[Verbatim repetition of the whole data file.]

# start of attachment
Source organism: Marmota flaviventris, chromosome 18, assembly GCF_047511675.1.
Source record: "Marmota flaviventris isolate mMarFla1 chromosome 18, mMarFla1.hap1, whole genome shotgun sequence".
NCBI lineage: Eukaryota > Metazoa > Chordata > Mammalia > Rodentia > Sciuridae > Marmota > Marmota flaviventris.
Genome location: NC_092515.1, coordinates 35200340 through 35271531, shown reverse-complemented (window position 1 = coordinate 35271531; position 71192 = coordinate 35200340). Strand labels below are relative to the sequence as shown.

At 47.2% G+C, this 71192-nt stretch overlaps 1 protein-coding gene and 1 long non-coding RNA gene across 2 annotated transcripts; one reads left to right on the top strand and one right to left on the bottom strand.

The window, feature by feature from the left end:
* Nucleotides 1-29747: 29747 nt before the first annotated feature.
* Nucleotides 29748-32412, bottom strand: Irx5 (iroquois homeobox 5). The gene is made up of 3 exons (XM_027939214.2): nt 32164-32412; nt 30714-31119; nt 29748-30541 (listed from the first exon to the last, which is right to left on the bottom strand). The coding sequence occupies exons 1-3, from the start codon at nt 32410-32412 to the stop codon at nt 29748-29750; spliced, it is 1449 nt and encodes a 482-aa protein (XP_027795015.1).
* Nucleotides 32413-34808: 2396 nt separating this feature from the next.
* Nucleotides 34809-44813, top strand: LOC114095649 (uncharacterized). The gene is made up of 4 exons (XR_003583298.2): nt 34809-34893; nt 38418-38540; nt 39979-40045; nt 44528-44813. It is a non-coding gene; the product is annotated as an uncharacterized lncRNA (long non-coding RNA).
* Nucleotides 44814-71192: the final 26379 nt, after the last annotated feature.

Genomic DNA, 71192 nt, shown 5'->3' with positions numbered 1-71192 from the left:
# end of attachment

Source organism: Marmota flaviventris, chromosome 18, assembly GCF_047511675.1.
Source record: "Marmota flaviventris isolate mMarFla1 chromosome 18, mMarFla1.hap1, whole genome shotgun sequence".
NCBI lineage: Eukaryota > Metazoa > Chordata > Mammalia > Rodentia > Sciuridae > Marmota > Marmota flaviventris.
Genome location: NC_092515.1, coordinates 35200340 through 35271531, shown reverse-complemented (window position 1 = coordinate 35271531; position 71192 = coordinate 35200340). Strand labels below are relative to the sequence as shown.

At 47.2% G+C, this 71192-nt stretch overlaps 1 protein-coding gene and 1 long non-coding RNA gene across 2 annotated transcripts; one reads left to right on the top strand and one right to left on the bottom strand.

The window, feature by feature from the left end:
* Nucleotides 1-29747: 29747 nt before the first annotated feature.
* Nucleotides 29748-32412, bottom strand: Irx5 (iroquois homeobox 5). The gene is made up of 3 exons (XM_027939214.2): nt 32164-32412; nt 30714-31119; nt 29748-30541 (listed from the first exon to the last, which is right to left on the bottom strand). The coding sequence occupies exons 1-3, from the start codon at nt 32410-32412 to the stop codon at nt 29748-29750; spliced, it is 1449 nt and encodes a 482-aa protein (XP_027795015.1).
* Nucleotides 32413-34808: 2396 nt separating this feature from the next.
* Nucleotides 34809-44813, top strand: LOC114095649 (uncharacterized). The gene is made up of 4 exons (XR_003583298.2): nt 34809-34893; nt 38418-38540; nt 39979-40045; nt 44528-44813. It is a non-coding gene; the product is annotated as an uncharacterized lncRNA (long non-coding RNA).
* Nucleotides 44814-71192: the final 26379 nt, after the last annotated feature.

Genomic DNA, 71192 nt, shown 5'->3' with positions numbered 1-71192 from the left: